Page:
–Leelee Jackson

    Standing Heavy - Gauz'

    Gauz’, Standing Heavy (trans. Frank Wynne)

    “This book is about the anti-flâneurs: not the rich white men who roam the boulevards of Paris but poorly paid Black men whose jobs require them to stand still. As a security guard, the protagonist of Standing Heavy is invisible but sees everything. Told in a fragmentary style—as if from different camera angles–this is the story of colonialism and consumerism, of the specifics of power, and of the hope of the sixties diminishing as society turns cynical and corrupt.”
    –International Booker Prize Judges’ citation

    The MANIAC - Labatut, Benjamin

    Benjamin Labatut, The MANIAC

    “After…When We Cease to Understand the World, Labatut returns with a sensational epic of the Hungarian American physicist and computer scientist John von Neumann….Labatut mesmerizes in his accessible depictions of complex scientific material….In his previous book, Labatut grappled with the ways in which scientific breakthroughs offered new means of experiencing reality; this one succeeds at showing how acts of genius might break the world forever. Readers won’t be able to turn away.”
    Publishers Weekly

    The Loneliness Files - Dixon, Athena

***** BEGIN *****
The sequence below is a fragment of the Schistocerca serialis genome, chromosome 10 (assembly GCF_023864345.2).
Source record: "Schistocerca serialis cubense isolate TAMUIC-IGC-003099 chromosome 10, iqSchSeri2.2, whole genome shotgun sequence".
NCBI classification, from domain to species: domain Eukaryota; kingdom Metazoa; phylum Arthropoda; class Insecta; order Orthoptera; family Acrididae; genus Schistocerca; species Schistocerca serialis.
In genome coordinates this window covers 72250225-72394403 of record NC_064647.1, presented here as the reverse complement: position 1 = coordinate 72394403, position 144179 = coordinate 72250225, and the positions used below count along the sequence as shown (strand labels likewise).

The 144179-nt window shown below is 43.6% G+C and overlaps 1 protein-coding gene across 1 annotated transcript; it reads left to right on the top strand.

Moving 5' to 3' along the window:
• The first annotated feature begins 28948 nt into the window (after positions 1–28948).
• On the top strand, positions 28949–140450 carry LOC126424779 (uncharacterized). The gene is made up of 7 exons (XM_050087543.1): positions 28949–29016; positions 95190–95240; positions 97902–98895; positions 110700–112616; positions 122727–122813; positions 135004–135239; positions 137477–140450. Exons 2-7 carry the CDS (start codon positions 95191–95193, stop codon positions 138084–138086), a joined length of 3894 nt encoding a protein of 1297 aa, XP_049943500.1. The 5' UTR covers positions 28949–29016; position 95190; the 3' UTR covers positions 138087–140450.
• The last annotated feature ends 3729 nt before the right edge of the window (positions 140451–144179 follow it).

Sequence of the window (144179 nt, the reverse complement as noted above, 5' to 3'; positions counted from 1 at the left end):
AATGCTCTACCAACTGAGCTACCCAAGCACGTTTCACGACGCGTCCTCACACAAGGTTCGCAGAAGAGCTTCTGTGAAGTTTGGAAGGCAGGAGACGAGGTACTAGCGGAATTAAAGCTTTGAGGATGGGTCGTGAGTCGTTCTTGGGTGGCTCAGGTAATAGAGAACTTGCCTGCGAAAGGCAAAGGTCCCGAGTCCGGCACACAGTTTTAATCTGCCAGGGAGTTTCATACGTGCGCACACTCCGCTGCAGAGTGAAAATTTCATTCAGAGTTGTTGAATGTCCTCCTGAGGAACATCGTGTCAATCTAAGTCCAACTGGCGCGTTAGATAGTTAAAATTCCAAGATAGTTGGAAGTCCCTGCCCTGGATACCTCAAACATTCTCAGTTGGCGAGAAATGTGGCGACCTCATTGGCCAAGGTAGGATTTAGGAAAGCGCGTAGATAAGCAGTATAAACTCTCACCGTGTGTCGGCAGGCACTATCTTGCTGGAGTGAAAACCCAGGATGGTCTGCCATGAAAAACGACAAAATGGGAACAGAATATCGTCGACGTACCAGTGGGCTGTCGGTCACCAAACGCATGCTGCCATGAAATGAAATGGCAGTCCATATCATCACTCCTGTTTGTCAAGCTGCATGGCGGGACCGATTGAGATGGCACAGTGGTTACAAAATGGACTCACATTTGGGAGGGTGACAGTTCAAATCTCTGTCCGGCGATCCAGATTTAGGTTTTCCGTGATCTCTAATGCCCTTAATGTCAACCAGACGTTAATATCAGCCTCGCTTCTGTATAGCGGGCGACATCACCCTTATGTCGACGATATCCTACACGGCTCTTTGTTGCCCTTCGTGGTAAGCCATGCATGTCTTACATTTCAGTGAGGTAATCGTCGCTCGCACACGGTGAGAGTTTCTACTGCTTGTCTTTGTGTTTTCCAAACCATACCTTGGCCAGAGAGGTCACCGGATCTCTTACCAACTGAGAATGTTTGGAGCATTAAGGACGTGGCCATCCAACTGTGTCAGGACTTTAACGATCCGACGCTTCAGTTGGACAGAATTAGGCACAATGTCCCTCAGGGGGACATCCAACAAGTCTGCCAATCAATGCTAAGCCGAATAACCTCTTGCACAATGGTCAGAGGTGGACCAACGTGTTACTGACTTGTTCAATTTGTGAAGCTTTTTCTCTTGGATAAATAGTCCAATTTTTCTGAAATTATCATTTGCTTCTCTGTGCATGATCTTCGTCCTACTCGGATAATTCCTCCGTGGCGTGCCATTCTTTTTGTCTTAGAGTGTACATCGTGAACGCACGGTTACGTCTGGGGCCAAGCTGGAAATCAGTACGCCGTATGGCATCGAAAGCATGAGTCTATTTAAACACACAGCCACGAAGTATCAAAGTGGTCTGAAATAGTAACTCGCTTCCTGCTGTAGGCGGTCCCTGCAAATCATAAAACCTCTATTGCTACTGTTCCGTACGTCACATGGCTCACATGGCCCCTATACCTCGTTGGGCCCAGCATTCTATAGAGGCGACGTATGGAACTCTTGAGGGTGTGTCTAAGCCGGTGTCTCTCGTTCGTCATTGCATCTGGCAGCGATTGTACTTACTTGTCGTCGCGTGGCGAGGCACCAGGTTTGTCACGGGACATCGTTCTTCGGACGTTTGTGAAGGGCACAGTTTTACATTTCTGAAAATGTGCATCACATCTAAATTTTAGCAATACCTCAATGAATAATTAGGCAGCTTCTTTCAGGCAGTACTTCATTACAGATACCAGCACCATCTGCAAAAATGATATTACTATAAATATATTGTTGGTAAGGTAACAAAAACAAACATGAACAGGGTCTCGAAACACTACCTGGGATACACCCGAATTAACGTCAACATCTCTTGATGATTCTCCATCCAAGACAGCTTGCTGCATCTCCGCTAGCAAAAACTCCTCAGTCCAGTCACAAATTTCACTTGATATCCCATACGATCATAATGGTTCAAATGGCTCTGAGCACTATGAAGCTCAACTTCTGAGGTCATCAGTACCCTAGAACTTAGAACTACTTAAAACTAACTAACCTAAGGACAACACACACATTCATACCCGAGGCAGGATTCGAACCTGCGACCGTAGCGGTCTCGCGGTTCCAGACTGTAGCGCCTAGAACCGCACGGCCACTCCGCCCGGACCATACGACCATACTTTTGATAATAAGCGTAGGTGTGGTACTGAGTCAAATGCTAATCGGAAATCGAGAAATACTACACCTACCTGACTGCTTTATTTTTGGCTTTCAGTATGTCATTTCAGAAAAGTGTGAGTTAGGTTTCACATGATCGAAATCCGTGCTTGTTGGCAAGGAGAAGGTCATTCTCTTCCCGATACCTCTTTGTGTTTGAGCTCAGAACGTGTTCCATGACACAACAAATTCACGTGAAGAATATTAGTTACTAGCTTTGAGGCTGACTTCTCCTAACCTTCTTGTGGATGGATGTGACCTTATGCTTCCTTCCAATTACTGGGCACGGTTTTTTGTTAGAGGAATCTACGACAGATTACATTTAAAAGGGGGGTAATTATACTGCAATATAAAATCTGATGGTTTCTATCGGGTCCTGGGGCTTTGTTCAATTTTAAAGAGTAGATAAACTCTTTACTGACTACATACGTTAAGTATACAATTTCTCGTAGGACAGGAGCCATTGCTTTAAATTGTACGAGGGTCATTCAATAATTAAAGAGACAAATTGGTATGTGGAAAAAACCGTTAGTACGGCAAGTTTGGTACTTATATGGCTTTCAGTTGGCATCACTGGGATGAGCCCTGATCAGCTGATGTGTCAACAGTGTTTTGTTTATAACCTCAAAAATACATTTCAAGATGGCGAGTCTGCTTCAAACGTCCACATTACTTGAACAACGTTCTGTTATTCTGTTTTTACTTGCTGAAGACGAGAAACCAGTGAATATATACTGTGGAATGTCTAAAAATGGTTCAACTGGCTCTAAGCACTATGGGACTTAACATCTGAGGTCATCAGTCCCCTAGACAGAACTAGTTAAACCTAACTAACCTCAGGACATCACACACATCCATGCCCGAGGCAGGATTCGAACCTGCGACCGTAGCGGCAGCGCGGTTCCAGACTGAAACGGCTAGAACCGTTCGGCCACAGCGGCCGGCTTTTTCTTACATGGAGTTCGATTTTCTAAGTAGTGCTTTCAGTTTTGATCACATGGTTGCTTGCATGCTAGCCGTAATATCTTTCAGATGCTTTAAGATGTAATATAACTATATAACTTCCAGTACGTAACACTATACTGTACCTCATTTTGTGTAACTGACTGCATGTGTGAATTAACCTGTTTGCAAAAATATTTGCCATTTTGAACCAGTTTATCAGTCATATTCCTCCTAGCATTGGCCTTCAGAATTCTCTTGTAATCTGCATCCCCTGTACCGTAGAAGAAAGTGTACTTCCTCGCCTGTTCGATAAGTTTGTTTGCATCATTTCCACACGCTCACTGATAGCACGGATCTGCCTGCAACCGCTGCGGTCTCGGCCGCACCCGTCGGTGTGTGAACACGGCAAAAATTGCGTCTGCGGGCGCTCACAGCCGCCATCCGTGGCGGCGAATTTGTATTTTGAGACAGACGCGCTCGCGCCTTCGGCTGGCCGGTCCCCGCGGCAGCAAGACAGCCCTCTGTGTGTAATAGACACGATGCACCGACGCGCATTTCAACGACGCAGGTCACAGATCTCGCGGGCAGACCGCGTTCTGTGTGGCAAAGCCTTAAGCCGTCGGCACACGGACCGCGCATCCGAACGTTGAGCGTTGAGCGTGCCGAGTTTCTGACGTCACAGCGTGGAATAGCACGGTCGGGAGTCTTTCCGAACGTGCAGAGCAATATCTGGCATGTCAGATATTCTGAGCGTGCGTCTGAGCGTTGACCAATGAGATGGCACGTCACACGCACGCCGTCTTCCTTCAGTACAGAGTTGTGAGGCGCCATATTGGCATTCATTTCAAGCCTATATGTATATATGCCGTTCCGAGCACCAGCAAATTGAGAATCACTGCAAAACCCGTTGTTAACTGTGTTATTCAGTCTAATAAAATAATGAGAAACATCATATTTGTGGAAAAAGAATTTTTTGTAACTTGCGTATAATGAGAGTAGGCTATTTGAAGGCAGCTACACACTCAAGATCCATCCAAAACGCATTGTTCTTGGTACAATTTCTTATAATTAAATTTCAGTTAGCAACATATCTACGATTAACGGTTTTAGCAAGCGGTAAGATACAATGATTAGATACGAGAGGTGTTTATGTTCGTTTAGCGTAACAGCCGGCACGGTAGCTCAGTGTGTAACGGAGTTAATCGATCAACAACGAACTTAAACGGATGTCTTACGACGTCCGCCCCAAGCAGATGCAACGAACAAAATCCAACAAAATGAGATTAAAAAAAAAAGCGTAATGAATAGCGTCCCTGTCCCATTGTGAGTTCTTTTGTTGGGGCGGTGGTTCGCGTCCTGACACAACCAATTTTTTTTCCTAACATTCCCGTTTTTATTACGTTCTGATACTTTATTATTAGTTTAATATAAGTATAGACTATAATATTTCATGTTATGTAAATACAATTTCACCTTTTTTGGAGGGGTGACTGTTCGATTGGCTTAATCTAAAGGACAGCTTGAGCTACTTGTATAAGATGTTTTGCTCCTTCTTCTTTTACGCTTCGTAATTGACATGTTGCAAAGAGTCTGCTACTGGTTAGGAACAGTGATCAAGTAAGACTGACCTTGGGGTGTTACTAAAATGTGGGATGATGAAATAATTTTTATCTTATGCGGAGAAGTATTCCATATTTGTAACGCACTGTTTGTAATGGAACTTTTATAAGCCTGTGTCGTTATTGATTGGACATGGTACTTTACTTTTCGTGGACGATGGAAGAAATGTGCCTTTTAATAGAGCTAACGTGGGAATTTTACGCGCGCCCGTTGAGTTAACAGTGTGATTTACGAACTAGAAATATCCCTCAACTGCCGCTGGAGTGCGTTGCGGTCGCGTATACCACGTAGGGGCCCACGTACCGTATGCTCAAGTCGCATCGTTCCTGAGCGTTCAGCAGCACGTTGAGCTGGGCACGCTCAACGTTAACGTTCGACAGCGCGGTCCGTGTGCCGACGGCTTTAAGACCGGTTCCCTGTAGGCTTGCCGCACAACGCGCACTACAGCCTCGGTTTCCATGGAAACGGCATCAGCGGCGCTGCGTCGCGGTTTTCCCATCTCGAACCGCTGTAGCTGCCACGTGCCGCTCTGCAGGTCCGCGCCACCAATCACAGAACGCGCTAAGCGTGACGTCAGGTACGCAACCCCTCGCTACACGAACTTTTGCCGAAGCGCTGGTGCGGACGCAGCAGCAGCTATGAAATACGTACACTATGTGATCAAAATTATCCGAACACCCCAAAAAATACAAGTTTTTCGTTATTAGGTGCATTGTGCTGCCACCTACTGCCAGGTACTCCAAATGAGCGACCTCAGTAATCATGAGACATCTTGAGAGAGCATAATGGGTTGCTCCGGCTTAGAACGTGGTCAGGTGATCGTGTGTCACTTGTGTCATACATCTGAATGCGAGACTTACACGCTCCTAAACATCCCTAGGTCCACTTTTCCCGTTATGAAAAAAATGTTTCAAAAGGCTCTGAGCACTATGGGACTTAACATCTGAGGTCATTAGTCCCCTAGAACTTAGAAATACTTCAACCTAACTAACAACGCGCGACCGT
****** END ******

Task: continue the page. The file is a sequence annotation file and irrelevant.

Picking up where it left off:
Athena Dixon, The Loneliness Files: A Memoir in Essays
    (Tin House)

    “With lyrical, memorable prose, Dixon cracks open the fear of not being remembered….Her story is not only relatable, but significant, as she creates a sense of comfort for anyone who feels a little lonely sometimes. An honest and captivating investigation into human connection within an increasingly digital world.”
    Kirkus Reviews

    Unruly: The Ridiculous History of England's Kings and Queens - Mitchell, David

    David Mitchell, Unruly: The Ridiculous History of England’s Kings and Queens
    (Crown Publishing Group)

    “David Mitchell brings a delightfully contrary and hilariously cantankerous eye to the history of the English monarchy, offering a jewel of an insight or a refreshing blast of clarifying wit on every page. Unruly is informative, illuminating, and very, very funny.”
    –Jesse Armstrong

    Out There Screaming: An Anthology of New Black Horror - Adams, John Joseph

    Jordan Peele, John Joseph Adams, Out There Screaming: A New Anthology of Black Horror
    (Random House)

    “[An] electrifying anthology….These tales are all both gruesomely imaginative and firmly rooted in the realities of anti-Black racism and brutality—and there isn’t a weak one in the bunch. This is essential reading for any horror fan.”